Sum up the themes restated in number 52, the coda to Song of Myself.

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A key theme that Whitman sums up in his coda is that we are all interrelated: individuals, the human species, nature, and the universe. For example, Whitman makes a connection to the hawk and by extension to other humans, the natural world, and the cosmos, stating:

I too am not a bit tamed . . . I too am untranslatable . . .

As throughout the poem, the "I" represents a universal self, not just Whitman.

Another key theme that the coda reiterates is that death is not the end, but a reintegration or regeneration in which the self lives on in nature and the universe:

I depart as air . . . . I shake my white locks at the runaway sun,
I effuse my flesh in eddies and drift it in lacy jags.

The poem's coda repeats that dead are not removed from us, but part of us. Just as the grass is the hair of the corpse earlier in the poem, here, at the end, we are exhorted to find the poet under our boot soles, in the dirt of the earth.

The last line reiterates that we are interconnected and will meet again:

I stop some where waiting for you.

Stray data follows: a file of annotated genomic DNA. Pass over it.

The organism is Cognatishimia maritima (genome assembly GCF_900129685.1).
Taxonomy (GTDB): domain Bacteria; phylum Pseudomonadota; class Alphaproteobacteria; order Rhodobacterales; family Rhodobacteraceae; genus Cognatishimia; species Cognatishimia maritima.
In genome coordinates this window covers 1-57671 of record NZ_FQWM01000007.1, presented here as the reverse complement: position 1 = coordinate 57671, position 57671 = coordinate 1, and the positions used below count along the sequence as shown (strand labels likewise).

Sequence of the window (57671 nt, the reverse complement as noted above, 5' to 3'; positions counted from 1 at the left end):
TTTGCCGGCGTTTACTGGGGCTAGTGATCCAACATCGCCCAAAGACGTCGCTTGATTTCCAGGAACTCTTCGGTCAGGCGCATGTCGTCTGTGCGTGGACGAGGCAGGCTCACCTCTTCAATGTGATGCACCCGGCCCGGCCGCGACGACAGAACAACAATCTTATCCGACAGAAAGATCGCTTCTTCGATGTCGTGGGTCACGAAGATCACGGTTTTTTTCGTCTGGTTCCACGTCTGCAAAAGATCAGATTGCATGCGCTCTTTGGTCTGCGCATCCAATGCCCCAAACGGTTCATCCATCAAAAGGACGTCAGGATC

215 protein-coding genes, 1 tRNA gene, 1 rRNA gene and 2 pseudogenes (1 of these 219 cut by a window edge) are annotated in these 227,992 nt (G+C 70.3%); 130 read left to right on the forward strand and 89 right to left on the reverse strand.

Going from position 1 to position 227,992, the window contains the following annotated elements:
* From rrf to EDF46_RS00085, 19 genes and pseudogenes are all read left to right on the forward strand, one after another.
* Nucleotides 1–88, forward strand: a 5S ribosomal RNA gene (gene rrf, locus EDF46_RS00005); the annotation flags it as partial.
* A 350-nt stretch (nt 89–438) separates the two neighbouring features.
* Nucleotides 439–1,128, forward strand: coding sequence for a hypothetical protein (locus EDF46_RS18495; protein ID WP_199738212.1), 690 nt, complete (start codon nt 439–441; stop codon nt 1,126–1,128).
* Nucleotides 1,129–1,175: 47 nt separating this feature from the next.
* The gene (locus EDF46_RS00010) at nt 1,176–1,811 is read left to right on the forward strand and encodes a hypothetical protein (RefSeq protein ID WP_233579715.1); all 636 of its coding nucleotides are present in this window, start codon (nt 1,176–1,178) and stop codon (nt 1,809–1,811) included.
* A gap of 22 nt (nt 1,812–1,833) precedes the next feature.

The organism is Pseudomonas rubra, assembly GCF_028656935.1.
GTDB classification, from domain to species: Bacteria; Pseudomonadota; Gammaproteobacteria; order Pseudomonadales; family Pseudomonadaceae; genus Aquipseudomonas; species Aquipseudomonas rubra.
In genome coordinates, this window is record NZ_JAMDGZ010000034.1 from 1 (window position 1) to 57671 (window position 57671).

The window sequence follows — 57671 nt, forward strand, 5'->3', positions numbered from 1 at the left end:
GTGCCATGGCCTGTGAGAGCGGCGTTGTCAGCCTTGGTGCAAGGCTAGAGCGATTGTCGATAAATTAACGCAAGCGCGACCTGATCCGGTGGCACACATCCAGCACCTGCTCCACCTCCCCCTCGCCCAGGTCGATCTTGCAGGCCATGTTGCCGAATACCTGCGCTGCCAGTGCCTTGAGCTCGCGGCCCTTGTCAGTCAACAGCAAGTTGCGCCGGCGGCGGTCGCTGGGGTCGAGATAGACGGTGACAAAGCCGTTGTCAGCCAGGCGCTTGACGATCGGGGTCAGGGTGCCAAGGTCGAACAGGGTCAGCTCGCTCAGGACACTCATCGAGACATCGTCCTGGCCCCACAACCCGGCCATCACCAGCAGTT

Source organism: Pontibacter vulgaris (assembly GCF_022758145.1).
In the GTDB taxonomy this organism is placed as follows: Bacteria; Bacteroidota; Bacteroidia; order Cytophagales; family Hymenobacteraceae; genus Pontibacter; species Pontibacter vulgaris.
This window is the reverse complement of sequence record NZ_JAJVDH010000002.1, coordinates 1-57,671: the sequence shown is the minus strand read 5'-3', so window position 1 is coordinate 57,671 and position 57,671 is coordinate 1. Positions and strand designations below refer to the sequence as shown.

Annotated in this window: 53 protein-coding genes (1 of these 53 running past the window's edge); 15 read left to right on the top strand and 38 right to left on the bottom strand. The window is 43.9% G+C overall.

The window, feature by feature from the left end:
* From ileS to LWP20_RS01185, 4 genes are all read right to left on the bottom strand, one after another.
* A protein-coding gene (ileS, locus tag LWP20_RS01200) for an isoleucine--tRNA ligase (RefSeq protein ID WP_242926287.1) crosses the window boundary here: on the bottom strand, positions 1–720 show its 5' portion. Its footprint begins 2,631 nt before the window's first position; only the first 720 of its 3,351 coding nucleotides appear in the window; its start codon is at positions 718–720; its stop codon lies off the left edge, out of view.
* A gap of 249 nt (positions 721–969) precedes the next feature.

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Whitman compares himself to the hawk, and describes his “Song of Myself” as a “barbaric Yawp” (a meaningless sound, a crying out that only signifies that he is alive, with no “meaning” to his poem).  He hints at his death, or at least at his coming to an end, with such lines as “I bequeath myself to the dirt to grow from the grass I love, If you want me again look for me under your boot-soles.”  “I stop somewhere waiting for you” may be the most beautiful, poignant line of the entire poem—compare Rumi’s “Beyond right and wrong, there is a field; I wall meet you there”.  Here is Whitman’s invitation for the reader to share his world, to also sing the song of hiself, to live as fully and as enigmatically as he did (“Do I contradict myself”  Very well, I contradict myself”).  The flesh imagery suggests that he is willing to embrace, to devour the reader’s flesh, as an outward sign of being at one with all his experiences.

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